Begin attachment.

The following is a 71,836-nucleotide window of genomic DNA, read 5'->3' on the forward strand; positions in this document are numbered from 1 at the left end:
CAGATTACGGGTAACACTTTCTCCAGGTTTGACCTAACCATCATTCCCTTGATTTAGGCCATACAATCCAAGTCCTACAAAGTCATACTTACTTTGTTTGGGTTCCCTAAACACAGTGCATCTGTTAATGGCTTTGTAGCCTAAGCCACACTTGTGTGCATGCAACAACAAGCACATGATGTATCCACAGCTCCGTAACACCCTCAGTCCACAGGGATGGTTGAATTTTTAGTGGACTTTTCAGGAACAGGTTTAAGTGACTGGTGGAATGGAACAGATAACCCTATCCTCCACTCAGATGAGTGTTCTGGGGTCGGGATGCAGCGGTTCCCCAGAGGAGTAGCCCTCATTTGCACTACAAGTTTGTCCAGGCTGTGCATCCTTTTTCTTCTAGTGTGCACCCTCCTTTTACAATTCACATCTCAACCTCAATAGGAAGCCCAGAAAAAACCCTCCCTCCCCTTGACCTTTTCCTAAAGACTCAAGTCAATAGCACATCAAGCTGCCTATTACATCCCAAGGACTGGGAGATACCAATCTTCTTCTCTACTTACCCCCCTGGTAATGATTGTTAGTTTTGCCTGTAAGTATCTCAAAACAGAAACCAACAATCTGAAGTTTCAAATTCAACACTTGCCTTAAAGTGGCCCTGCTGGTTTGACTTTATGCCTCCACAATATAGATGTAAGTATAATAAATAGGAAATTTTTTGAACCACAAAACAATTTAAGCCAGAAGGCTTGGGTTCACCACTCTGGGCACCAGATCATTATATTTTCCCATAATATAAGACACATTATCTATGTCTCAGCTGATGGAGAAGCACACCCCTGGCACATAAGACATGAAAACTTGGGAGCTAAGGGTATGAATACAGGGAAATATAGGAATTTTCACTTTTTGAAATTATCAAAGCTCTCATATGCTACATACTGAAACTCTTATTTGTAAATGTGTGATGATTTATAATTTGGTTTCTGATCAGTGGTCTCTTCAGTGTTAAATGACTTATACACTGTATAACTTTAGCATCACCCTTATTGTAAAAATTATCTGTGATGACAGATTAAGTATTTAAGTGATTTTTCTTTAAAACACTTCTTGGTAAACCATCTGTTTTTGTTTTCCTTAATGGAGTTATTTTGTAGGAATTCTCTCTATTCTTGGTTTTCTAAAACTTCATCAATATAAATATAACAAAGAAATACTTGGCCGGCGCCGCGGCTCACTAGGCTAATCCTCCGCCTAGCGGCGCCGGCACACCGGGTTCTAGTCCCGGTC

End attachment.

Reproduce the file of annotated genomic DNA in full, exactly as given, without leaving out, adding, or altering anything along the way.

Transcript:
The following is a 71,836-nucleotide window of genomic DNA, read 5'->3' on the forward strand; positions in this document are numbered from 1 at the left end:
CAGATTACGGGTAACACTTTCTCCAGGTTTGACCTAACCATCATTCCCTTGATTTAGGCCATACAATCCAAGTCCTACAAAGTCATACTTACTTTGTTTGGGTTCCCTAAACACAGTGCATCTGTTAATGGCTTTGTAGCCTAAGCCACACTTGTGTGCATGCAACAACAAGCACATGATGTATCCACAGCTCCGTAACACCCTCAGTCCACAGGGATGGTTGAATTTTTAGTGGACTTTTCAGGAACAGGTTTAAGTGACTGGTGGAATGGAACAGATAACCCTATCCTCCACTCAGATGAGTGTTCTGGGGTCGGGATGCAGCGGTTCCCCAGAGGAGTAGCCCTCATTTGCACTACAAGTTTGTCCAGGCTGTGCATCCTTTTTCTTCTAGTGTGCACCCTCCTTTTACAATTCACATCTCAACCTCAATAGGAAGCCCAGAAAAAACCCTCCCTCCCCTTGACCTTTTCCTAAAGACTCAAGTCAATAGCACATCAAGCTGCCTATTACATCCCAAGGACTGGGAGATACCAATCTTCTTCTCTACTTACCCCCCTGGTAATGATTGTTAGTTTTGCCTGTAAGTATCTCAAAACAGAAACCAACAATCTGAAGTTTCAAATTCAACACTTGCCTTAAAGTGGCCCTGCTGGTTTGACTTTATGCCTCCACAATATAGATGTAAGTATAATAAATAGGAAATTTTTTGAACCACAAAACAATTTAAGCCAGAAGGCTTGGGTTCACCACTCTGGGCACCAGATCATTATATTTTCCCATAATATAAGACACATTATCTATGTCTCAGCTGATGGAGAAGCACACCCCTGGCACATAAGACATGAAAACTTGGGAGCTAAGGGTATGAATACAGGGAAATATAGGAATTTTCACTTTTTGAAATTATCAAAGCTCTCATATGCTACATACTGAAACTCTTATTTGTAAATGTGTGATGATTTATAATTTGGTTTCTGATCAGTGGTCTCTTCAGTGTTAAATGACTTATACACTGTATAACTTTAGCATCACCCTTATTGTAAAAATTATCTGTGATGACAGATTAAGTATTTAAGTGATTTTTCTTTAAAACACTTCTTGGTAAACCATCTGTTTTTGTTTTCCTTAATGGAGTTATTTTGTAGGAATTCTCTCTATTCTTGGTTTTCTAAAACTTCATCAATATAAATATAACAAAGAAATACTTGGCCGGCGCCGCGGCTCACTAGGCTAATCCTCCGCCTAGCGGCGCCGGCACACCGGGTTCTAGTCCCGGTC